St. Paul man who shot at MPD in self-defense acquitted of all charges by jury
A St. Paul man has been acquitted on all charges in a jury trial stemming from an incident where he shot at Minneapolis police officers in self-defense last summer.
Court records show 28-year-old Jaleel Stallings was acquitted on Wednesday of multiple charges, including two counts of attempted second-degree murder, two counts of first-degree assault, two counts of second-degree assault, second-degree riot and intentional discharge of a firearm that endangers safety.
Stallings claimed self-defense in court.
The incident happened days after the murder of George Floyd by then-Minneapolis police officer Derek Chauvin. According to the original complaint, officers were allegedly patrolling near 15th Avenue South and Lake Street on May 30, 2020. When officers reached the area of 14th Avenue South, they witnessed a group of people that allegedly dispersed upon seeing police. Police then got out of an unmarked white van, wearing full uniforms and Special Weapons and Tactics (SWAT) gear. Officers involved were assigned to deploy "non-lethal" rounds to "attempt to disperse crowds" as a curfew was in effect at the time.
This Minneapolis Police SWAT unit, supervised by Sgt. Andrew Bittell, was directed to enforce the mandated curfew and disperse rioters, looters and arsonists. According to Judge William H. Koch, who viewed the body cameras in their entirety and submitted court documents reflecting on it, the officers on that unit also were equipped with 40 mm launchers and rounds of rubber bullets. Department policy states that the purpose of these launchers is "to assist in the de-escalation of potentially violent confrontations." MPD policy also states that the launchers must be marked with an orange barrel, which indicates the weapon is "less-lethal."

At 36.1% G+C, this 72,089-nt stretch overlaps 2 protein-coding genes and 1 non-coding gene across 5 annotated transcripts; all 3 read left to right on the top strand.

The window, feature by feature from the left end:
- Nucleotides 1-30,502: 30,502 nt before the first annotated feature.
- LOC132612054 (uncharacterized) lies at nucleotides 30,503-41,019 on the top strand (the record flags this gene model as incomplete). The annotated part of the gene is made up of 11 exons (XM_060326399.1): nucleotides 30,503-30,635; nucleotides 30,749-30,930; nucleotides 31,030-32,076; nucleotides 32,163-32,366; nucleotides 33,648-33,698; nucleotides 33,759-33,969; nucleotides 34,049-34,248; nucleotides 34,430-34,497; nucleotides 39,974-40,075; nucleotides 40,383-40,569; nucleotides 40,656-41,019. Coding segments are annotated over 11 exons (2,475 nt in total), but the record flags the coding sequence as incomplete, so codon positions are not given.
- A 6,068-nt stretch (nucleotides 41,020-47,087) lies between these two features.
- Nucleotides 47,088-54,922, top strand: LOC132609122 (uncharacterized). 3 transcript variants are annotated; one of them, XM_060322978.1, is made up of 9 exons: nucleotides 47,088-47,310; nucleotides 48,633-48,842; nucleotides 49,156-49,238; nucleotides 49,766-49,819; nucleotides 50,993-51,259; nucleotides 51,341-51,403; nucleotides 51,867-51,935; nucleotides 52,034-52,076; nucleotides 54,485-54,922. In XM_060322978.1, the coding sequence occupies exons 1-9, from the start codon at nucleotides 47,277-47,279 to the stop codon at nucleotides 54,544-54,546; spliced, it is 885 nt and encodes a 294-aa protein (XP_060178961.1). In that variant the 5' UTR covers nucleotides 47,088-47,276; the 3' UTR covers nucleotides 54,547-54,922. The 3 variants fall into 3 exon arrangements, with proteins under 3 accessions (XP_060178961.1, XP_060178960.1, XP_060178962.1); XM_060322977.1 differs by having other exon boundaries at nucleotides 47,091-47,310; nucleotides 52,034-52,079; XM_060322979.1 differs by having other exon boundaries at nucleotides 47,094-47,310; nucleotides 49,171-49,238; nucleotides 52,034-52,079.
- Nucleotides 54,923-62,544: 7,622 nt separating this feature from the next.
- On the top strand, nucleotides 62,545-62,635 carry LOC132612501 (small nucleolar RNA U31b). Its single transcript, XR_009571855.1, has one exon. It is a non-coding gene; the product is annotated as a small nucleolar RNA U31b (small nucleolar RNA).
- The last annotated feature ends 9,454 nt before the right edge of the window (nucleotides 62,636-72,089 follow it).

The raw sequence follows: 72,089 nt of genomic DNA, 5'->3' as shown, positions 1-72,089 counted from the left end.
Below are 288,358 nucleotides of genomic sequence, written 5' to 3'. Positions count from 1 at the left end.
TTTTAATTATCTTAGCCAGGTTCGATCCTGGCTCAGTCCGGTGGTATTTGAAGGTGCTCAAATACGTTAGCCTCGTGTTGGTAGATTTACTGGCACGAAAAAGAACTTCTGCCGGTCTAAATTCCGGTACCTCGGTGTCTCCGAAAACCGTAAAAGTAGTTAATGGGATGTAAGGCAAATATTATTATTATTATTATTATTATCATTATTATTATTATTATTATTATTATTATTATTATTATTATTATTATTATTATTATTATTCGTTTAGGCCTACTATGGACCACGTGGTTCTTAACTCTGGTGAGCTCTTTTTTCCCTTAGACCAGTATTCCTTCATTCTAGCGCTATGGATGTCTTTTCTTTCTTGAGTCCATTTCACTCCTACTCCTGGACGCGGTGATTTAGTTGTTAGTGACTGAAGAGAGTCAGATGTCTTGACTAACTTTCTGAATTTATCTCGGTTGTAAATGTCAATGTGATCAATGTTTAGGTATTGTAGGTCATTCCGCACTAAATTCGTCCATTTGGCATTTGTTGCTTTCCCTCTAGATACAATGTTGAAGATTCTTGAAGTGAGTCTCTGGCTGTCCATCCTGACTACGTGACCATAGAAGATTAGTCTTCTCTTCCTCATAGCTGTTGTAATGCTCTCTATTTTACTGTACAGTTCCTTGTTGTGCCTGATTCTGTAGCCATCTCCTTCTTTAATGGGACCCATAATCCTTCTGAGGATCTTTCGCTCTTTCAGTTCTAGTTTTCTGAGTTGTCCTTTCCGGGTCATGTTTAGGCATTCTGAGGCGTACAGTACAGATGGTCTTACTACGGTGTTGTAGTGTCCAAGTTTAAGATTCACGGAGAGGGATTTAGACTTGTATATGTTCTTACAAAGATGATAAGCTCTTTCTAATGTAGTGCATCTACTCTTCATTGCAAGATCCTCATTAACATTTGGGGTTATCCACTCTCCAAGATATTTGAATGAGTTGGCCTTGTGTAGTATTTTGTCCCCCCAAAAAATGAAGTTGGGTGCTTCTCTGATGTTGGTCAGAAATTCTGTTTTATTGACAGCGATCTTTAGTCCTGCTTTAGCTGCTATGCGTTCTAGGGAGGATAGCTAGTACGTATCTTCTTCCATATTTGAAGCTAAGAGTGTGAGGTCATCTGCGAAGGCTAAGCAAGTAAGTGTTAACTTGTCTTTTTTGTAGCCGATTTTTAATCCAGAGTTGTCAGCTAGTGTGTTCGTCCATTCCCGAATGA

Instead, Bittell’s group was equipped with black-barrel 40 mm launchers that evening. The weapons were also misused throughout the night by the unit, court records state. At one point, one officer fired a round at a group of protesters who were yelling at law enforcement from a distance. Minneapolis Police Officer Justin Stetson fired the rounds, at one point exclaiming "gotcha" and was heard laughing and fist-bumping another officer. Those individuals police were firing at were not participating in any of the events directed by MPD policy in order to do so, according to court records.
The unit was also directed by Bittell to "draw ’em in, hit ’em," meaning to have the protesters come closer to their unit and shoot them with the 40 mm launchers. According to court documents, one officer called the protesters "p******" after they retreated rather than approach the police unit. The judge wrote that officers continue to harbor "concerning beliefs" through body camera footage that night. Police Lt. Johnny Mercil, who also testified during the Chauvin trial, said it was "time to f***ing put [inaudible] people in jail" just to "prove the mayor wrong about his white supremacists from out of state." Mercil also noted one group of protesters to be "predominantly white," reasoning there would be "no looting or fires" because of their race. Another officer agreed with him, according to court documents.
An unidentified officer gave orders to Bittell, saying, "F*** ’em up, gas ’em, f*** ’em up." Once the unit started making their way down Lake Street, Bittell advised the officers, "the first f***ers we see, we’re just hammering ’em with 40s." The driver was also instructed to approach with no lights or sirens activated on the cargo van.